Sound and Fury: What I Didn’t Learn from the Debates


After three presidential debates and one for vice presidential hopefuls, I know more about emails and Twitter than I do any of the candidate’s actual policies.

Climate change, arguably the most important issue of our time, was completely ignored. Not one question in any of the debates. The only person who even remotely brought it up was Internet sensation Ken Bone! While glaciers melt and global sea levels rise, Hillary Clinton and Donald Trump are busy throwing mud.

What we got, instead of what have could been informative, revelatory, and heated climate change discussions, were seemingly endless questions about terrorism. Terrorism here, terrorism there; based on what the debates told me, I shouldn’t go outside anymore. The actual facts? The FBI admittedly doesn’t have a concrete definition of terrorism, so it’s hard to say. That aside, it is a certainty that the rate of terror attacks in the U.S. today is a fraction of what it was before the 1970’s. According to the Global Terrorism Database, we’re the safest we’ve been in 40 years, but you definitely wouldn’t know it.

When it comes to taxes, all I know is that Donald Trump doesn’t pay them. (This somehow makes him smart.) I know Hillary Clinton wants to raise them, Trump wants to lower them, just like every Democrat and Republican before them. Both claim their plans will help grow businesses and jobs in the US. Now, I’m not asking for an economics class, but it would be nice if I knew just how much she wants to raise taxes and how much he would lower them, as well as just how these plans would help the economy. The only time the conversation turned to policy, in the final debate, Mrs. Clinton sidetracked the conversation by taking a jab at Mr. Trump, who responded by calling her a “nasty” woman.

On the subject of health care, I was able to gather a little bit more information: Hillary Clinton likes Obamacare and wants to improve it – I still don’t know how she’ll do that, though – and Donald Trump doesn’t like it because, I can only assume, it has Obama’s name on it. What would the former reality star replace it with? I guess we’ll find out if he wins. Mrs. Clinton claims she has the most progressive Democratic platform ever. That includes healthcare, of course, so let’s hear about it: Would she turn to a single payer option, where the government provides all citizens with healthcare, as the rest of the modern world has, or would she stick with the current, public option? Since she didn’t say, neither I nor the American people have any idea.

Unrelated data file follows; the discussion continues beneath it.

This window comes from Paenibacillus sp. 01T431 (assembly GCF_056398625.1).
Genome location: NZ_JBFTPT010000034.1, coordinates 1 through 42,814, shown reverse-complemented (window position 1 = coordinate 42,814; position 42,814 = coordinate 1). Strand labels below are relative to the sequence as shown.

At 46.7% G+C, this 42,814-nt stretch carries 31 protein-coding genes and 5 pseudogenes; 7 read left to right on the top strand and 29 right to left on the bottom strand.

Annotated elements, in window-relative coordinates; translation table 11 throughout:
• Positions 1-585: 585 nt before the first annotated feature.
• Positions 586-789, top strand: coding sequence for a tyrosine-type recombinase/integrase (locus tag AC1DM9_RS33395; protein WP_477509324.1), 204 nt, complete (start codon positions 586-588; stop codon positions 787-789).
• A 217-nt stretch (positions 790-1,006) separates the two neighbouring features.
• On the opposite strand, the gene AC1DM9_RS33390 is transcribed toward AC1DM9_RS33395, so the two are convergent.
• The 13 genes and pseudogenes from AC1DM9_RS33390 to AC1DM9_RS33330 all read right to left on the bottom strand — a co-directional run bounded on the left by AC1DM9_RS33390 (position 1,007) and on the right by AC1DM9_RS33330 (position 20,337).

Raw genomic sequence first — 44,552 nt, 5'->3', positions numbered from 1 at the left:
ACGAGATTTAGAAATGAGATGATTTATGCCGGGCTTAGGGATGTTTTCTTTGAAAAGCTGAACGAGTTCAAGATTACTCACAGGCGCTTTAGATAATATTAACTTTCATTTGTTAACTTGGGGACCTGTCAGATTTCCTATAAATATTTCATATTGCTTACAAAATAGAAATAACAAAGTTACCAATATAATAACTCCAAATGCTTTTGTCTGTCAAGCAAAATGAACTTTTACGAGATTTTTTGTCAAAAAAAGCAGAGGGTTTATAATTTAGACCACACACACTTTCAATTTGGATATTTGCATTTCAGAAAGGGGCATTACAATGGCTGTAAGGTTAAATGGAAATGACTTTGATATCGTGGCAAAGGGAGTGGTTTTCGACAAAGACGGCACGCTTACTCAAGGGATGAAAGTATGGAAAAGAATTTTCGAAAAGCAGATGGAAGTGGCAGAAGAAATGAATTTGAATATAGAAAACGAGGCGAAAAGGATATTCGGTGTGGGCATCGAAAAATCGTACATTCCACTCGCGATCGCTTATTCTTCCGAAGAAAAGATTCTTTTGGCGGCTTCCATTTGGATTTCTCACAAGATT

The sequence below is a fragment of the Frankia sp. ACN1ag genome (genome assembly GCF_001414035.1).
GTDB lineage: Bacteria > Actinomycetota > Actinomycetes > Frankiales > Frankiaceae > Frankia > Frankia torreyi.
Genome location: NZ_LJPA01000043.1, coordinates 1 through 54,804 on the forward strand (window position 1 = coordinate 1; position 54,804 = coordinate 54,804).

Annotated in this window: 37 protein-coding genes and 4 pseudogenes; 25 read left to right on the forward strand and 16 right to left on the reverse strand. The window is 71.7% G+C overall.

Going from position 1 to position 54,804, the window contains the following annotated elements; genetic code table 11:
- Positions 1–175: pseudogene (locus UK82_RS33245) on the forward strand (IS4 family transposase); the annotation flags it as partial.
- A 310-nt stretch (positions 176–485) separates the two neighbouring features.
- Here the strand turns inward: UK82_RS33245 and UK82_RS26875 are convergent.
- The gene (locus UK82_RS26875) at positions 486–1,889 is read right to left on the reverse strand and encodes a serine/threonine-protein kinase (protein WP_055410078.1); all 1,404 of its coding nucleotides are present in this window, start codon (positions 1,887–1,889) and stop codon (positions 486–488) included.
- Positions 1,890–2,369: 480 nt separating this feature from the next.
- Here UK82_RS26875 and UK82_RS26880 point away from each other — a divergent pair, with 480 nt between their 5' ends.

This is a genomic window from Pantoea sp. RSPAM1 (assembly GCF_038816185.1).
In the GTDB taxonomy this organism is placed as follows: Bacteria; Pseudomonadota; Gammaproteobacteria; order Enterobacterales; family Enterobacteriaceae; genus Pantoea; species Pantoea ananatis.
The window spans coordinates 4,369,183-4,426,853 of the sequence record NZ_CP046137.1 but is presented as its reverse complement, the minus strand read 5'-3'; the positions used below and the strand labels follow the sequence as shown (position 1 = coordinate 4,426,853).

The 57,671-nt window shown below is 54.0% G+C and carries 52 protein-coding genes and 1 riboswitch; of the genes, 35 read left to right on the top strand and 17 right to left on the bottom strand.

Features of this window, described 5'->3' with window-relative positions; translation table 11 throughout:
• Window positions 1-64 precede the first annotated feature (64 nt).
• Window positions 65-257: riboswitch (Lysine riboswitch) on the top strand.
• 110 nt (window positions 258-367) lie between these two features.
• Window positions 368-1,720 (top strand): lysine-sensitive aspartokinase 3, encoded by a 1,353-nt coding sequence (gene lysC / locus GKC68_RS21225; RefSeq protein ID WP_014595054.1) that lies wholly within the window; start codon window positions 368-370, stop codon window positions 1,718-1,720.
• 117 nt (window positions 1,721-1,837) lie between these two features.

So whose fault is it? Why didn’t the debates inform viewers of each candidate’s policy? The blame partially rests on the candidates. It was their hideous discourse that took the debates off the rails. They wouldn’t even shake hands. But it was up to the moderators to hold each candidate to his or her own policies. Was the behavior of the candidates suitable for a presidential debate? No, of course not, but that does not excuse the moderators for letting these unwieldy, messy debates proceed as they did.

The moderators asked the questions and could call the candidates out on lies. They could have dug for policy information. Rather, they asked about terrorism, tax returns – very different from tax policy – and, again, terrorism. NBC Nightly News anchor Lester Holt let the candidates bicker for minutes. ABC’s Martha Raddatz, the VP debate moderator, let Mike Pence lie blatantly about running mate Donald Trump’s record. Neither Raddatz, returning for the second presidential debate, nor her co-moderator, CNN’s Anderson Cooper, actually asked any questions themselves. Instead they let “undecided voters” ask them. Chris Wallace, a Fox News anchor, was actually the best of the moderators, asking pointed, precise follow-up questions. Even he, however, failed to keep the candidates on track, and allowed them to bicker once more.

I don’t know who won any of these debates, but I know it was the American people who lost each and every one.